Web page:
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Vulnerable Beneficiaries

August 7, 2023 By Jennifer Kerr Estate Planning

We never know what tomorrow will bring, so it is important to ensure that our wishes are heard and that our loved ones are financially protected and cared for the way we wish. This is particularly important if you have a vulnerable beneficiary who may require some assistance both financially and administratively. In order to ensure that they are looked after there are certain steps that can be put in place.

Who are Vulnerable Beneficiaries?

A vulnerable beneficiary is described as someone under the age of legal capacity (16 in Scotland and 18 in England) who has lost one or both parents. 

A vulnerable beneficiary can also be a disabled person who is eligible for benefits such as Adults Disability Payment, Armed Forces Independence Payment, Attendance Allowance, among many more. There is also guidance identifying a vulnerable beneficiary as someone who is unable to manage their own affairs, due to a mental health condition under the Mental Health Act 1983. Full details of who is defined as a Vulnerable Beneficiary can be found via the Government Website. If you have a vulnerable beneficiary, it may be useful to speak to a Solicitor, to help ensure they are financially cared for in the event of your death.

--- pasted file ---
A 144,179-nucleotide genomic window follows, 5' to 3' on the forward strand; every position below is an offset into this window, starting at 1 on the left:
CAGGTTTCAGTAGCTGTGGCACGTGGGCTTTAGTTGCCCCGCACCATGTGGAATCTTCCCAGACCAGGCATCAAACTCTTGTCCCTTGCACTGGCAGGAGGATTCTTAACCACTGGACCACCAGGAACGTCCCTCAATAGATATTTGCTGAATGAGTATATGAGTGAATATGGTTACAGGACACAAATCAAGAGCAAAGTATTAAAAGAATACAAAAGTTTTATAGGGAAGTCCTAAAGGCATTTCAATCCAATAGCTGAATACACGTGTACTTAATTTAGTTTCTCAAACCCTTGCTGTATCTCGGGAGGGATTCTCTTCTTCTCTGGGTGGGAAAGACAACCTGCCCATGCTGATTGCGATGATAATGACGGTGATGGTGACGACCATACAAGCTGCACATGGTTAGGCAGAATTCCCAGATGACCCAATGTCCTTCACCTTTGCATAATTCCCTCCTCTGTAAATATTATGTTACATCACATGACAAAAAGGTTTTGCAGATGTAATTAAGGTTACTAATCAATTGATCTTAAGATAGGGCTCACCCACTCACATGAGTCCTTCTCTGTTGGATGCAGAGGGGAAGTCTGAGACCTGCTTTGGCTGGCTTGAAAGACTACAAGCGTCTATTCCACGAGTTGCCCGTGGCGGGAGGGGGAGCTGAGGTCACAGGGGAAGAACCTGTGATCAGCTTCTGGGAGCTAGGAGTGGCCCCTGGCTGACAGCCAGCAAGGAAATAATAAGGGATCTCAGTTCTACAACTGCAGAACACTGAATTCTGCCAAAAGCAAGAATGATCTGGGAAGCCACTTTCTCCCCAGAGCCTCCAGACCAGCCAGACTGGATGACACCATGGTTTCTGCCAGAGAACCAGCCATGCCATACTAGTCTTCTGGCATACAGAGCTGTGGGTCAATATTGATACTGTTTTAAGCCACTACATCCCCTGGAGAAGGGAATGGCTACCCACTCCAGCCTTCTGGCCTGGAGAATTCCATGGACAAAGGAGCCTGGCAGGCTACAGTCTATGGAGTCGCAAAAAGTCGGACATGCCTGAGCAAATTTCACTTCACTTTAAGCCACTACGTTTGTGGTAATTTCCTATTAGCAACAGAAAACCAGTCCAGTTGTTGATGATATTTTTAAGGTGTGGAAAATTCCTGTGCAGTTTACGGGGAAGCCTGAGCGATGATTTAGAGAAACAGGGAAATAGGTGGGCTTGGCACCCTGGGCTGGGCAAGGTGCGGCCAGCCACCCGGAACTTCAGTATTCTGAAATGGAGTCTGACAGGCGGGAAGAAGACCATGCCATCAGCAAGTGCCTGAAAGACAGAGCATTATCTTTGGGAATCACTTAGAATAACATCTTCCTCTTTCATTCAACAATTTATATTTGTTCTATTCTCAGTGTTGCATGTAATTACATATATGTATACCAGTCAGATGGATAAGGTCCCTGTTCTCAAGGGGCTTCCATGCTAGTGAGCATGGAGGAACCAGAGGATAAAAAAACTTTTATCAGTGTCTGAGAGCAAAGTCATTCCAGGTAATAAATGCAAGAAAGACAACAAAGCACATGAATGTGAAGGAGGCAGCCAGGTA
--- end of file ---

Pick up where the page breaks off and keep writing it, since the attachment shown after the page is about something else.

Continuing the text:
A Vulnerable Persons Trust

One of the steps you can take, is to set up a Trust, to provide support for vulnerable beneficiaries who are unable to manage their own affairs. A vulnerable person’s trust can be set up by a solicitor. This is a useful way of ensuring a vulnerable person receives the support they need by offering financial support and safeguarding your assets throughout their life or until they reach the age of legal capacity. This type of Trust, can be set up during your lifetime by preparing a Trust deed or by providing specific instructions in your Will.

How does the Trust work?

For a bereaved Minor, the assets held in Trust must be released when they obtain the age of 16 (Scotland) and 18 (England). This will include any money, land or other assets held in the Trust. The Trust can be written into a parents Will, providing clear intentions on how the assets should be left to the beneficiary. In Scotland if a parent dies, leaving no Will, a trust can be set up known as a Bare Trust for their children. Bare Trusts are simple Trusts that hold assets for a minor until they reach the age of legal capacity.

For a disabled beneficiary, the Trust can offer financial stability throughout their lifetime. The Trustees will have discretion to ensure the assets are managed for the sole benefit of the beneficiary.

Tax Benefits of a Vulnerable Person’s Trust

There are special tax considerations when implementing a Vulnerable Persons Trust. In 2004, a tax regime put in place special rules for trusts with vulnerable beneficiaries. The Trustees must claim for the special tax regime every tax year. There are conditions however that must be taken into account. The beneficiary must be defined as a vulnerable person and therefore there must be a qualifying trust. The Trustees must submit a Vulnerable Person Election form for each vulnerable beneficiary. The Trustees and the beneficiary must sign the form and submit it to HMRC.